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Chronic obstructive pulmonary disease (COPD) is the third leading cause of death in this country, behind only heart disease and cancer. The primary cause of COPD is cumulative, chronic (long-term) exposure to cigarette smoking. The American Lung Association estimates that as many as 85% to 90% of those diagnosed are long-term smokers. COPD can also be caused by pipe, cigar and other types of tobacco smoke, especially if it is inhaled.
When a cigarette burns, it creates more than 7,000 chemicals. At least 69 of these are carcinogenic (known to cause cancer). Many are poisonous. To follow is a list of some of the chemicals found in cigarettes and other places where these chemicals can be found:
It is widely recognized that chronic inflammation plays a major role in the development of COPD. The poison in tobacco smoke causes neutrophils, T-lymphocytes and other inflammatory cells to accumulate in the air passages. Once these inflammatory cells are activated, they trigger what’s known as the inflammatory response in which an influx of molecules known as inflammatory mediators navigate to the site in an attempt to destroy and remove the inhaled foreign debris.
As the inflammatory process continues, the air passages in the lungs constrict, becoming excessively narrow and swollen. This leads to excess mucus production and poorly functioning cilia (hair-like structures that sweep inhaled pollutants trapped in mucus out of the lungs), a combination that makes clearing the airways particularly difficult. When people with COPD can’t clear mucus out of their air passages, they develop classic symptoms of COPD, including shortness of breath and a chronic, productive cough. Over time, the buildup of mucus in the air passages attracts bacteria that thrive and multiply in the warm, moist environment of the lungs. This process results in further inflammation, the formation of tiny pouch-like sacs called diverticuli in the air passages and bacterial lung infection, a common cause of COPD flare-ups.
Under normal circumstances, the inflammatory response is a necessary and useful part of normal healing. Without it, a cut on your finger would never heal. In COPD, however, repeated exposure to airway irritants like tobacco smoke perpetuates an ongoing inflammatory response that over time, causes structural and physiological changes in the lungs that get progressively worse.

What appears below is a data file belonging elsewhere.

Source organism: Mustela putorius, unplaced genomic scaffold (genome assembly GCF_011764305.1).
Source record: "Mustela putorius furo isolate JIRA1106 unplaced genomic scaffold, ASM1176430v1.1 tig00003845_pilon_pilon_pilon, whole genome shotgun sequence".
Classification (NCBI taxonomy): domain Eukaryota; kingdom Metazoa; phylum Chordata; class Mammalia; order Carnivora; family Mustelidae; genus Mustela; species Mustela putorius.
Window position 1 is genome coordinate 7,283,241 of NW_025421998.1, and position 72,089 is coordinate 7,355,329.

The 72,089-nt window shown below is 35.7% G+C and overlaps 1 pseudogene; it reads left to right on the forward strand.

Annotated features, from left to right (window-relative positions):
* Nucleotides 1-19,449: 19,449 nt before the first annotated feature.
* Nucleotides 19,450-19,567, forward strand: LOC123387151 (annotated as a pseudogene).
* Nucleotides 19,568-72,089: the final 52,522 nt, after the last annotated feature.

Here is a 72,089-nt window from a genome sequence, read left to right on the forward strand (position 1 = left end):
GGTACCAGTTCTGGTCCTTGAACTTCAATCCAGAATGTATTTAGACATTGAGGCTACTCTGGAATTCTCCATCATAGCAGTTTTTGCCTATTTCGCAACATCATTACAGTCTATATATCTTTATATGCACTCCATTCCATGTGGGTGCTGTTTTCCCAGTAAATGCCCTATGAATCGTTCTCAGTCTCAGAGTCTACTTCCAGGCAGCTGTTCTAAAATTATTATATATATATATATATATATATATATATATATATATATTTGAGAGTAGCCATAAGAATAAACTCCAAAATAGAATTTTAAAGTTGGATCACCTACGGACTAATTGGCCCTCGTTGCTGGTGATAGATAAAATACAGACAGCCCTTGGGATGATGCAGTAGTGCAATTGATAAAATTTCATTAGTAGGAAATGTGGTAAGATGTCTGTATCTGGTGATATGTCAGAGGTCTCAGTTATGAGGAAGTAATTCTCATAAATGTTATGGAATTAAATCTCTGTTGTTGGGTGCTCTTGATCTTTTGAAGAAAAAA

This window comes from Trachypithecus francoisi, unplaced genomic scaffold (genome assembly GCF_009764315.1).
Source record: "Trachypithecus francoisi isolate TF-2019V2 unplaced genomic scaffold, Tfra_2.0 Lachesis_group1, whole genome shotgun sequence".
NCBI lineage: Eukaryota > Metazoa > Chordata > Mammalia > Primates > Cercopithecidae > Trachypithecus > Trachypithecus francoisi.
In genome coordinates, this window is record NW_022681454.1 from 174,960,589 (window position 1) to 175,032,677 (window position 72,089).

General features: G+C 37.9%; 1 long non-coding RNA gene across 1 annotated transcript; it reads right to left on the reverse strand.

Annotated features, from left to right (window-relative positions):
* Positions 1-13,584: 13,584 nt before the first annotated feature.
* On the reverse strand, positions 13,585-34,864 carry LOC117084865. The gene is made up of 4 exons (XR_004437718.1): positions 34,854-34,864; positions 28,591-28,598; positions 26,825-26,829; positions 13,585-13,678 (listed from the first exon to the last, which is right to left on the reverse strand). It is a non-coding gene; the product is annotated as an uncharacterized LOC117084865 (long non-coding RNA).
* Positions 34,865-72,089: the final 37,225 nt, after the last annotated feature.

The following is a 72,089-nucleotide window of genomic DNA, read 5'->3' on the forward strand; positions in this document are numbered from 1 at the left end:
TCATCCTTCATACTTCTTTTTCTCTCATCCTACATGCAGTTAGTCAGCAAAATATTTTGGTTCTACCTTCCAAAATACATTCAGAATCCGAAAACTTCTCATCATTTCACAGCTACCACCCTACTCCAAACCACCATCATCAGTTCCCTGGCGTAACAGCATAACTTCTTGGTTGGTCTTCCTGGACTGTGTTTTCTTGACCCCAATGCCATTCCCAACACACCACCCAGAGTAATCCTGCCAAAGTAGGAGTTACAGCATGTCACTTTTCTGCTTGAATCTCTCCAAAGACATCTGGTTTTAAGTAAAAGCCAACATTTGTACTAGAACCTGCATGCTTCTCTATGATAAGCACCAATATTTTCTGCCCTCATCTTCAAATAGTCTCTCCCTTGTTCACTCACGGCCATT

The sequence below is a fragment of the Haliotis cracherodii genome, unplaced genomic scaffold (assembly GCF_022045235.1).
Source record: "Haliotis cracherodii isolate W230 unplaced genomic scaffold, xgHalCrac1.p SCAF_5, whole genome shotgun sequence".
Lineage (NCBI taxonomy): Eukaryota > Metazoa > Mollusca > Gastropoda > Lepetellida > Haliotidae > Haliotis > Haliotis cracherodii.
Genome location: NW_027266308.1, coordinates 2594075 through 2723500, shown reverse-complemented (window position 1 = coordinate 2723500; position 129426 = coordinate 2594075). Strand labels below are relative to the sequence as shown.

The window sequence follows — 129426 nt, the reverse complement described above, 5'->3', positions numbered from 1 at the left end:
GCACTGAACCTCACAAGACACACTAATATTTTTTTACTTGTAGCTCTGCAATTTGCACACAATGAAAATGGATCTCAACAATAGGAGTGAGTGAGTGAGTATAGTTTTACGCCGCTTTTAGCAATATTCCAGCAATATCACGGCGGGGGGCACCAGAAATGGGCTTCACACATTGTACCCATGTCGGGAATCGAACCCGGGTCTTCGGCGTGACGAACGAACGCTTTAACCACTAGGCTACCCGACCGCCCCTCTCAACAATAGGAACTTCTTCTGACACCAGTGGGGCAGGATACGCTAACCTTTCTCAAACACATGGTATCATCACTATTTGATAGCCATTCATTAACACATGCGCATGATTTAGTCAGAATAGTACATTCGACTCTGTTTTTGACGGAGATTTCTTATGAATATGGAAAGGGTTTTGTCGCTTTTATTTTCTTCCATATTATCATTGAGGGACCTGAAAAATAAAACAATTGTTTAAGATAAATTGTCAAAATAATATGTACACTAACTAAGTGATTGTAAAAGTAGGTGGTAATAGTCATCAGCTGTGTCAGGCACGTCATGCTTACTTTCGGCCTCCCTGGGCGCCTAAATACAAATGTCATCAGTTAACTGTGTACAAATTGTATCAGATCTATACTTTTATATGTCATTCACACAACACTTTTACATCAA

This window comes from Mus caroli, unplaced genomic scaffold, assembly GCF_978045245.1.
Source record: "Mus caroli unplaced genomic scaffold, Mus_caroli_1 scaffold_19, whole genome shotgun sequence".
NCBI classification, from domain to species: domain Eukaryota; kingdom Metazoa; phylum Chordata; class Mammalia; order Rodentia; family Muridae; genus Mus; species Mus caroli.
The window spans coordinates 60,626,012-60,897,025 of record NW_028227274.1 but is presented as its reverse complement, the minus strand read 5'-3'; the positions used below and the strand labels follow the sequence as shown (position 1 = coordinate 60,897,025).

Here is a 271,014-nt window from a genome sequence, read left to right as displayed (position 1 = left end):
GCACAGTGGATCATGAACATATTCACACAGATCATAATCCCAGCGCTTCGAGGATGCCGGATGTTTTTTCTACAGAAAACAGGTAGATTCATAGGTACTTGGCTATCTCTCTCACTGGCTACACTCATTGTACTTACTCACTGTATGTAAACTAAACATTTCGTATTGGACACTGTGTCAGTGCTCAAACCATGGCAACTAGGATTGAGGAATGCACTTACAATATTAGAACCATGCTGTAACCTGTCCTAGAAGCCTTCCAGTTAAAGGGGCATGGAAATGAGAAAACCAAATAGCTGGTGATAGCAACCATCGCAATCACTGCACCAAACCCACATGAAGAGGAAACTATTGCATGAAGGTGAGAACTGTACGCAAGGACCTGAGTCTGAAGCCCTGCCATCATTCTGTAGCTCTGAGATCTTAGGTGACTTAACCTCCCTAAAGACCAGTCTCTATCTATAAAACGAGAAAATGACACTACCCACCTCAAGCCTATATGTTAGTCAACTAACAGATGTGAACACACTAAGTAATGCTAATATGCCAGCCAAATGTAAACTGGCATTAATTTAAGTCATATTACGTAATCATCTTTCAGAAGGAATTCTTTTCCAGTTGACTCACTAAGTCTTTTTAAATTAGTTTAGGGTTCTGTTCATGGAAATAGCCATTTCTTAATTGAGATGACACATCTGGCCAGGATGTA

No other factor carries more weight in slowing the progression of COPD than smoking cessation. In fact, studies show that lung function decline in COPD after quitting smoking actually normalizes, meaning that it declines at the same rate of anyone else of the same age, sex, height and weight. What’s the best way to quit? The following treatments are proven to be effective for smokers who have a desire to quit:
Used in combination, counseling and medication is more effective than using either method alone.4 For more information about quitting, call 1-800-QUIT-NOW, a free telephone support service that can help you quit smoking.
 American Lung Association. “What Causes COPD?” Accessed online March 3, 2016.
 National Heart, Lung and Blood Institute. “What Causes COPD?” Updated July 31, 2013.
 American Lung Association. “What’s in a Cigarette?” Accessed online March 3, 2016.
 B.W.M. Willemse, D.S. Postma, W. Timens, and N.H.T. ten Hacken. “The impact of smoking cessation on respiratory symptoms, lung function, airway hyper-responsiveness and inflammation.” ERJ March 1, 2004 Vol. 23 No. 3 464-476.
 Centers for Disease Control and Prevention. “What You Need to Know About Quitting Smoking”. Last updated May 21, 2015.
By Deborah Leader RN, BSN, PHN